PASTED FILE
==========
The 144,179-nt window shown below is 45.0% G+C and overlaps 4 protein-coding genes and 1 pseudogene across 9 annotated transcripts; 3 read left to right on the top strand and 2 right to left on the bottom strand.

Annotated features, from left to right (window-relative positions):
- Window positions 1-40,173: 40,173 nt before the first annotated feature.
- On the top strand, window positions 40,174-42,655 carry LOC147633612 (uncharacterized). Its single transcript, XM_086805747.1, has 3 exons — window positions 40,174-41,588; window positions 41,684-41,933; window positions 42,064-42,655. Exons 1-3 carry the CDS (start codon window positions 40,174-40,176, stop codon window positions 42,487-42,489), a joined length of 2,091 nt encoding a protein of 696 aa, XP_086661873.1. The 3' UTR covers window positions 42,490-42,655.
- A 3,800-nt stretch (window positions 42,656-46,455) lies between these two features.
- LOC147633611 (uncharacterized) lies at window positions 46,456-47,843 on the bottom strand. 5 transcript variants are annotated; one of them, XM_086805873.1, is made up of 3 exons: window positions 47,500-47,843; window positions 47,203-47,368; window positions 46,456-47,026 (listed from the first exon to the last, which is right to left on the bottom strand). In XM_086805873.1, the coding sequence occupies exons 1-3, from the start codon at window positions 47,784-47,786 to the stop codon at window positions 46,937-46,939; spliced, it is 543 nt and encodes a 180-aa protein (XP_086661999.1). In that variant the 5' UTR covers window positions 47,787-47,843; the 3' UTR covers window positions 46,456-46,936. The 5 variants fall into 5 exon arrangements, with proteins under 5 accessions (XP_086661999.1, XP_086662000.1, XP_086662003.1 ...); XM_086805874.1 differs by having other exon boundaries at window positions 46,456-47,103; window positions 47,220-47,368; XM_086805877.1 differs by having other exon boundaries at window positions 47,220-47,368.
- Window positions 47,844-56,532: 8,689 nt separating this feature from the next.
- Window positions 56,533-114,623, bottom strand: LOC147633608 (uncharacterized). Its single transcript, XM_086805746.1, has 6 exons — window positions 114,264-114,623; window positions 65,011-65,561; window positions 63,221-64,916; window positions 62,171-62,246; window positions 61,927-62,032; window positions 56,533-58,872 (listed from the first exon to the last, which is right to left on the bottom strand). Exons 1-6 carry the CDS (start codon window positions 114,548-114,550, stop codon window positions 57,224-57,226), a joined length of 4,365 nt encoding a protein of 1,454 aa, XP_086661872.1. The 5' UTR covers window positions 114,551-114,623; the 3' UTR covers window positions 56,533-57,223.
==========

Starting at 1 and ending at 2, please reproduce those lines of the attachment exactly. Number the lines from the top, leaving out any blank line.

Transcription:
The 144,179-nt window shown below is 45.0% G+C and overlaps 4 protein-coding genes and 1 pseudogene across 9 annotated transcripts; 3 read left to right on the top strand and 2 right to left on the bottom strand.

Annotated features, from left to right (window-relative positions):